Carpenter’s career was starting to look a bit rocky by this time and both this film and the slightly earlier (1998) Vampires tend to polarise audiences. After Ghosts of Mars his career more or less faded away.
Mars in 2176 is in the early stages of colonisation. Terraforming has produced an environment that is barely liveable, the planet now has a population of 640,000 and is ruled by a matriarchy. Mining seems to be the main industry. Most of the colonists bitterly regret signing the contracts that brought them to Mars and would leave if they could. It’s not exactly a utopia. I love the fact that the main form of transportation is trains, and the inhabitants of Mars still use real money.
A train arrives at the station at the main city, Chryse. Apart from its load of ore it contains a five-member police squad who had been detailed to bring in a murder suspect from the mining town of Shining Canyon. But now there’s only one person alive on the train, Police Lieutenant Melanie Ballard (Natasha Henstridge). She is called before a hearing to explain what happened to the rest of the squad, the train crew and the prisoner. The story of the film is then told in flashback, with lots of flashbacks within flashbacks.
Everything went fine until the train left them at Shining Canyon.
They find the place apparently deserted. The few people left alive are either crazed lunatics or seriously frightened. Even the prisoner, notorious criminal Desolation Williams (Ice Cube), is not exactly easy in his mind.
It seems that everyone has gone crazy. Homicidally crazy. The chopping people’s heads off kind of crazy. As to what caused everyone to start lopping each other’s heads off, that remains a mystery (although it does get explained later). It seems that Mars does not want to be colonised and is taking its revenge.
The five cops, along with Desolation and his three gang members and a lady scientist (who eventually reveals the secret behind the disasters), are under siege in Shining Canyon and they will have to fight their way to the train when it arrives back at Shining Canyon.
The movie starts well, with a slow atmospheric buildup as the five cops discover one disturbing fact after another. Then the movie devolves into a zombie apocalypse gorefest, although this being a John Carpenter film it is at least done with some style.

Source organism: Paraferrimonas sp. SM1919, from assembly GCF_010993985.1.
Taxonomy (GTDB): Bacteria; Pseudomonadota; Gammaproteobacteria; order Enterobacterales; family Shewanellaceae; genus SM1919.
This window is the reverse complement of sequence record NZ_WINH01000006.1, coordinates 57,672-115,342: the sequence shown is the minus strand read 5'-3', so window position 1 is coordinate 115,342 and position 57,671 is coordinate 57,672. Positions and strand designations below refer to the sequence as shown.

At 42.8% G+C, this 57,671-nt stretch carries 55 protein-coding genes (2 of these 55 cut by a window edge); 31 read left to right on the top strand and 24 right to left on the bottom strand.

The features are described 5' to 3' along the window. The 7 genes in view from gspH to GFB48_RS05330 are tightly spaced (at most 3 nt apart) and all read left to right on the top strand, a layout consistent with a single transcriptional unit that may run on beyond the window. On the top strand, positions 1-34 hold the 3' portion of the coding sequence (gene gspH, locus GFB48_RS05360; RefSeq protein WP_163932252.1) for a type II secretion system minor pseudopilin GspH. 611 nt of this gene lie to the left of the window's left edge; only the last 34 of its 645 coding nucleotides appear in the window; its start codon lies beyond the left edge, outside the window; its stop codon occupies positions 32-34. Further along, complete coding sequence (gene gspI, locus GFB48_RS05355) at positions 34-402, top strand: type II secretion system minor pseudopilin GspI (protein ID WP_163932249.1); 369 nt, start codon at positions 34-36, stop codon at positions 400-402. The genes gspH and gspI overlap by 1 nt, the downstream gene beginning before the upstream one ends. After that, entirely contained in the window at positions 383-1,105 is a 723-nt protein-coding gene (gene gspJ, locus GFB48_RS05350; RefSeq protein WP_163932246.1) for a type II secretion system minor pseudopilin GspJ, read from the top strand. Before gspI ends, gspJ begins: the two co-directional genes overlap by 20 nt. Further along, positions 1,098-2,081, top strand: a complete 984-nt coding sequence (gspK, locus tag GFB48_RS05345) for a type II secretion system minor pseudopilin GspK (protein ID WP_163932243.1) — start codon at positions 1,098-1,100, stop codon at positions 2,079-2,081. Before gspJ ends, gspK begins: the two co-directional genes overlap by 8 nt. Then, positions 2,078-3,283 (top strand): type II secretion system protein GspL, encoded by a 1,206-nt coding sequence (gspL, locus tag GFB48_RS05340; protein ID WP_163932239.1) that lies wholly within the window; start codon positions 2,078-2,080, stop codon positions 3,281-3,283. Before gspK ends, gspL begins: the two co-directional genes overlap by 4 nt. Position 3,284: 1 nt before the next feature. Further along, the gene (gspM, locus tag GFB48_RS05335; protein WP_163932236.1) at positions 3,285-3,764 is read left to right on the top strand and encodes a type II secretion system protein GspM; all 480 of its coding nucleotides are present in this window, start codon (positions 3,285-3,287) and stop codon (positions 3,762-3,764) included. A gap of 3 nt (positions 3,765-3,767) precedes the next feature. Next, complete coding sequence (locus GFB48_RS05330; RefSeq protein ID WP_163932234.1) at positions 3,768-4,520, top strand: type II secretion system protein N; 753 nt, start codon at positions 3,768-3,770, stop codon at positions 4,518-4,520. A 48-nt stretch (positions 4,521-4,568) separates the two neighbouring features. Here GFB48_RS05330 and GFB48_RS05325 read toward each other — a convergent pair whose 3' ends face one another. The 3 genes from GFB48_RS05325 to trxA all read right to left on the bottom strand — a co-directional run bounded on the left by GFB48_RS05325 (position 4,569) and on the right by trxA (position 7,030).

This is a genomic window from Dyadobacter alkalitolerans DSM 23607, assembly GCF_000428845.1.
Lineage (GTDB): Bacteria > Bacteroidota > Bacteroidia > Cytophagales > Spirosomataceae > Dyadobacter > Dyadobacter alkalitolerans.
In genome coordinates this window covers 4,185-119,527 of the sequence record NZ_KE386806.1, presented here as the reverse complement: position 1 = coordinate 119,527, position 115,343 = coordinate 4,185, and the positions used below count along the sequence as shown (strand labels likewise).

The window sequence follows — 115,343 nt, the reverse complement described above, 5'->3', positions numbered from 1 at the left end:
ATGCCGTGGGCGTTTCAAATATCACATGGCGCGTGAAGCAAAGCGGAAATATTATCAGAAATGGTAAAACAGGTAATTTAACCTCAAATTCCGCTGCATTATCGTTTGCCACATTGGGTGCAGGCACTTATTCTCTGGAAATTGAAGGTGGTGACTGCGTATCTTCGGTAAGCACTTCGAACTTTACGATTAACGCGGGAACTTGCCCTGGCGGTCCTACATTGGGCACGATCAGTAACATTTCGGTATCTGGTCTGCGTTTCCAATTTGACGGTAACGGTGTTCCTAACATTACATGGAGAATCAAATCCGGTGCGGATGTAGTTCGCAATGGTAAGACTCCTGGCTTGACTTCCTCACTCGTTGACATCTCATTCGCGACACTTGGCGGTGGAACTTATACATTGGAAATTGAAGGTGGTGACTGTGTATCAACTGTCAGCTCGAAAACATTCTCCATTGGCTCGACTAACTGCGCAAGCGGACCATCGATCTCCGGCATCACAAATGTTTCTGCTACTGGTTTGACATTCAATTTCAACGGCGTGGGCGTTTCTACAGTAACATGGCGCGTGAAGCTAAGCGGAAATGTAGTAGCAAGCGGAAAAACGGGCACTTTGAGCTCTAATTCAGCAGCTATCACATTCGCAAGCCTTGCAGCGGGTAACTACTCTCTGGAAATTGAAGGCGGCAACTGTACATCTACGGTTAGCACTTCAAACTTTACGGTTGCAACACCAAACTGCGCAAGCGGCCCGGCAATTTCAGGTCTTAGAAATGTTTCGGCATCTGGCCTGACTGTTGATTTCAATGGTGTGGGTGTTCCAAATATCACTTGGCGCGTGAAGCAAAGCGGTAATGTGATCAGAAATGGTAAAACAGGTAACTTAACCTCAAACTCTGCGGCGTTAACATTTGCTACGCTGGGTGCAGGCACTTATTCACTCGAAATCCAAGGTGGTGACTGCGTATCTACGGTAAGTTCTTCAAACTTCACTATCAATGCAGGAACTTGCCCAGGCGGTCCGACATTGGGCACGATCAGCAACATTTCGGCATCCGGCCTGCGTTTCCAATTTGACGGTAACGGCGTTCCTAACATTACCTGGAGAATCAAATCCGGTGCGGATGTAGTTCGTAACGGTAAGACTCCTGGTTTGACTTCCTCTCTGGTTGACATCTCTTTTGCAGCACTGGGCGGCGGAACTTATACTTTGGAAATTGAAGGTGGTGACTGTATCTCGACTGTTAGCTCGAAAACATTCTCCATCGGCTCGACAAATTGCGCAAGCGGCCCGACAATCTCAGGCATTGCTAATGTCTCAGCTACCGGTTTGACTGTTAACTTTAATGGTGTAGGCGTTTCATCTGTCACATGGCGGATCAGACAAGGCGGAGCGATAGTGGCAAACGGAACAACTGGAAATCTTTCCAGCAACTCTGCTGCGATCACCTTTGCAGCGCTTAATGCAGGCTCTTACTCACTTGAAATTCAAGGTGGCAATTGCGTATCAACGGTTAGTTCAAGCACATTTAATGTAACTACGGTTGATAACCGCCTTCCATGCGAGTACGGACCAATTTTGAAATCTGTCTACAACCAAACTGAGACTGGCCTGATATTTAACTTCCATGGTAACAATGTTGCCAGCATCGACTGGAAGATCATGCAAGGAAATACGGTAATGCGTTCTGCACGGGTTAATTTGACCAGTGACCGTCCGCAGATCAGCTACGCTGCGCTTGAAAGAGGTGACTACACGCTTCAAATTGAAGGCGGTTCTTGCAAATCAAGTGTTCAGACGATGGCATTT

The cast is certainly interesting. Natasha Henstridge is OK as the very serious non-nonsense but troubled cop who copes with her life by escaping into drug-fuelled dreams. Ice Cube is pretty good as Desolation Williams. It’s fun to see Pam Grier as the leader of the police squad, the lesbian Commander Braddock (whose main interest seems to be trying to seduce Melanie Ballard). Sergeant Jericho (Jason Statham) shares Commander Braddock’s obsession with getting into Melanie’s pants.
It’s the characters who are the problem. I don’t have a particular problem with Natasha Henstridge’s acting. What she does she does well enough. It’s what she’s chosen to do with the character (or what Carpenter asked her to do with the character) that is the problem. Melanie is a real ice queen. She appears to have no emotions and no sexual feelings. She is incredibly detached and remote. Her drug usage may well be connected with this but that possibility is never explored. Her motivations for escaping into drug dreams are never explored. It’s an interesting performance but it leaves the film without an emotional centre. We see everything through Melanie’s eyes but it’s as if she’s just a recording device. We have no idea what she is thinking, or feeling.
Unfortunately Ice Cube takes a similar approach with his characterisation of Desolation Williams. Why does Desolation decide to throw in his lot with the cops even though he hates and mistrusts them? Does he have some feelings for Melanie? That would explain his actions, but we aren’t shown any evidence that would support that theory. Maybe she reminds him of a woman he once cared about? Again, we’re shown nothing to indicate this might be the case. He simply goes from being a bad guy to being a good guy. There’s nothing wrong with Ice Cube’s performance but the part is badly underwritten.
We know more about Commander Braddock. We know she’s a lesbian and she wants to get Melanie into bed. But that’s all we know about her. Apart from that she’s a closed book. We don’t even get any sense of whether she’s a good cop or not.
The minor characters are just there to get killed (which is not a spoiler since we know at the beginning who is going to survive and who isn’t). There are a couple of death scenes that might have had an impact but the characters are such zeroes that the viewer is unlikely even to remember their names. Consequently we don’t care when they get killed. And none of the other characters cares when one of their own gets killed.
What this movie really needed was Snake Plissken. I believe that at one stage Carpenter considered making it the third Snake Plissken film. Kurt Russell would at least have breathed some life into the film.
I do like the look of this movie, with everything red or in reddish shades. The locations (mostly in New Mexico) are excellent and brilliantly utilised. The movie has the right atmosphere. Ghosts of Mars borrows heavily from lots of other Carpenter films (everything from Escape from New York to Vampires to Assault on Precinct 13 to The Thing).
This is not a terrible movie by any means. It’s quite fun in its own way. But, like Lieutenant Melanie Ballard, it’s detached and remote. There’s a fair amount of excitement but it just doesn’t get the viewer really engaged. It’s frustrating because the ideas aren’t bad.
The DVD includes an audio commentary by John Carpenter (who is always fun to listen to) and Natasha Henstridge, plus a number of other extras.
Ghosts of Mars is worth a rental.